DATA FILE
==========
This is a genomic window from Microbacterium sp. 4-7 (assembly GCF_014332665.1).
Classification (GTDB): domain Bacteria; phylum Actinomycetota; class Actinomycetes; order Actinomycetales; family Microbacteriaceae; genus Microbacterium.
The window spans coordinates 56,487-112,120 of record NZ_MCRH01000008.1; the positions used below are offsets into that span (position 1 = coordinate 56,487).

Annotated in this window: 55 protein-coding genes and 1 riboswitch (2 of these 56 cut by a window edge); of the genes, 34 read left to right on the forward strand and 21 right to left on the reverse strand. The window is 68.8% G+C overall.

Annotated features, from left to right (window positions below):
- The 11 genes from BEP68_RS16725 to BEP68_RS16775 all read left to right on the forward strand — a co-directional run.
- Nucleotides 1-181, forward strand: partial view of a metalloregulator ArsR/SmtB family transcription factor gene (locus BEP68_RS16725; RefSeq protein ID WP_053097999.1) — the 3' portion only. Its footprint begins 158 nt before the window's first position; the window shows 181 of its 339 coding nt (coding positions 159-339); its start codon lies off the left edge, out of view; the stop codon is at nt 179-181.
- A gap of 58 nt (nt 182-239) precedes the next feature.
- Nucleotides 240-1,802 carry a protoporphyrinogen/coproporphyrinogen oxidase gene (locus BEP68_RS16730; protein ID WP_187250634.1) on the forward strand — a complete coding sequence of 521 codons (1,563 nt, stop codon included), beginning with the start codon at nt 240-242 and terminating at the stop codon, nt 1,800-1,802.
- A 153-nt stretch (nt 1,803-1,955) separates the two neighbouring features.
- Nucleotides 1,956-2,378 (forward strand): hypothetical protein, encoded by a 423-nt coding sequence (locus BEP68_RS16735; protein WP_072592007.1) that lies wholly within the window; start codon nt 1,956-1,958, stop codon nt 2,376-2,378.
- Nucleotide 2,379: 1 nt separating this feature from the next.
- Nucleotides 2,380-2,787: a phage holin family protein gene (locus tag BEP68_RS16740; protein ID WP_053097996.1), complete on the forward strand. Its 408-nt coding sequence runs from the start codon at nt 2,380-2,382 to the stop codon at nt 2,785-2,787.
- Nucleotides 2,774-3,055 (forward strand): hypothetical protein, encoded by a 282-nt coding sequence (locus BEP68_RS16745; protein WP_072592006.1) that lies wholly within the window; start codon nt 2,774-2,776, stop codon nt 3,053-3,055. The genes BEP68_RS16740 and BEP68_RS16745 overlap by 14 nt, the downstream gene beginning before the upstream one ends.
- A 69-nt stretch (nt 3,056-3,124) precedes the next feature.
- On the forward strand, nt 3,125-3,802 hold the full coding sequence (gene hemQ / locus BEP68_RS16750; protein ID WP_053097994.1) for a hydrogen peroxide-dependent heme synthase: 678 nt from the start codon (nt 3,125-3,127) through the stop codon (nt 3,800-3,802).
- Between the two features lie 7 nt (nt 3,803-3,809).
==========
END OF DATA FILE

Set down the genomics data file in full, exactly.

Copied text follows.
This is a genomic window from Microbacterium sp. 4-7 (assembly GCF_014332665.1).
Classification (GTDB): domain Bacteria; phylum Actinomycetota; class Actinomycetes; order Actinomycetales; family Microbacteriaceae; genus Microbacterium.
The window spans coordinates 56,487-112,120 of record NZ_MCRH01000008.1; the positions used below are offsets into that span (position 1 = coordinate 56,487).

Annotated in this window: 55 protein-coding genes and 1 riboswitch (2 of these 56 cut by a window edge); of the genes, 34 read left to right on the forward strand and 21 right to left on the reverse strand. The window is 68.8% G+C overall.

Annotated features, from left to right (window positions below):
- The 11 genes from BEP68_RS16725 to BEP68_RS16775 all read left to right on the forward strand — a co-directional run.
- Nucleotides 1-181, forward strand: partial view of a metalloregulator ArsR/SmtB family transcription factor gene (locus BEP68_RS16725; RefSeq protein ID WP_053097999.1) — the 3' portion only. Its footprint begins 158 nt before the window's first position; the window shows 181 of its 339 coding nt (coding positions 159-339); its start codon lies off the left edge, out of view; the stop codon is at nt 179-181.
- A gap of 58 nt (nt 182-239) precedes the next feature.
- Nucleotides 240-1,802 carry a protoporphyrinogen/coproporphyrinogen oxidase gene (locus BEP68_RS16730; protein ID WP_187250634.1) on the forward strand — a complete coding sequence of 521 codons (1,563 nt, stop codon included), beginning with the start codon at nt 240-242 and terminating at the stop codon, nt 1,800-1,802.
- A 153-nt stretch (nt 1,803-1,955) separates the two neighbouring features.
- Nucleotides 1,956-2,378 (forward strand): hypothetical protein, encoded by a 423-nt coding sequence (locus BEP68_RS16735; protein WP_072592007.1) that lies wholly within the window; start codon nt 1,956-1,958, stop codon nt 2,376-2,378.
- Nucleotide 2,379: 1 nt separating this feature from the next.
- Nucleotides 2,380-2,787: a phage holin family protein gene (locus tag BEP68_RS16740; protein ID WP_053097996.1), complete on the forward strand. Its 408-nt coding sequence runs from the start codon at nt 2,380-2,382 to the stop codon at nt 2,785-2,787.
- Nucleotides 2,774-3,055 (forward strand): hypothetical protein, encoded by a 282-nt coding sequence (locus BEP68_RS16745; protein WP_072592006.1) that lies wholly within the window; start codon nt 2,774-2,776, stop codon nt 3,053-3,055. The genes BEP68_RS16740 and BEP68_RS16745 overlap by 14 nt, the downstream gene beginning before the upstream one ends.
- A 69-nt stretch (nt 3,056-3,124) precedes the next feature.
- On the forward strand, nt 3,125-3,802 hold the full coding sequence (gene hemQ / locus BEP68_RS16750; protein ID WP_053097994.1) for a hydrogen peroxide-dependent heme synthase: 678 nt from the start codon (nt 3,125-3,127) through the stop codon (nt 3,800-3,802).
- Between the two features lie 7 nt (nt 3,803-3,809).